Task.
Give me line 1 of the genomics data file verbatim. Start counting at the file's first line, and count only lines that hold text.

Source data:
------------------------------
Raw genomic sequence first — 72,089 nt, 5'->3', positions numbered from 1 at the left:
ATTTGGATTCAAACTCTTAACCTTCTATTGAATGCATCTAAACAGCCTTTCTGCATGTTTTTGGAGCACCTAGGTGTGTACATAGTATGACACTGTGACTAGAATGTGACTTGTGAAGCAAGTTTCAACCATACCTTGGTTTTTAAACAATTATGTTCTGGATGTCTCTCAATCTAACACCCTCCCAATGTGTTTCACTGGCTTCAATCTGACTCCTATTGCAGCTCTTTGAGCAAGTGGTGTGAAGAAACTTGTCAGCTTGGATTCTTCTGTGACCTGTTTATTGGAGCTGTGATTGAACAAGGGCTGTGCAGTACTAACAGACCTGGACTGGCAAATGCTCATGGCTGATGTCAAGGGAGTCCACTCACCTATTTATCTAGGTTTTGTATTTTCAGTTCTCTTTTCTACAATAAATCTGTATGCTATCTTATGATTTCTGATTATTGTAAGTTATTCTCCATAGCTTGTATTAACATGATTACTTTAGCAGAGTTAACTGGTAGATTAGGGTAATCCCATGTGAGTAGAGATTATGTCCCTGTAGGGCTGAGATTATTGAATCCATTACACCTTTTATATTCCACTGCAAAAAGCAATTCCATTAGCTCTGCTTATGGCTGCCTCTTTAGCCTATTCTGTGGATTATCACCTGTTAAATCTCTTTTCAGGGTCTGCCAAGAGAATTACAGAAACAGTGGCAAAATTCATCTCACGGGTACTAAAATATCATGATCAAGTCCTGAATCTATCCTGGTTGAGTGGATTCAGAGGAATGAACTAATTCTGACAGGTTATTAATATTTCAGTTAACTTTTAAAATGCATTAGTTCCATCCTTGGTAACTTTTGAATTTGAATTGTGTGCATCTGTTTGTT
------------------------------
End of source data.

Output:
Raw genomic sequence first — 72,089 nt, 5'->3', positions numbered from 1 at the left: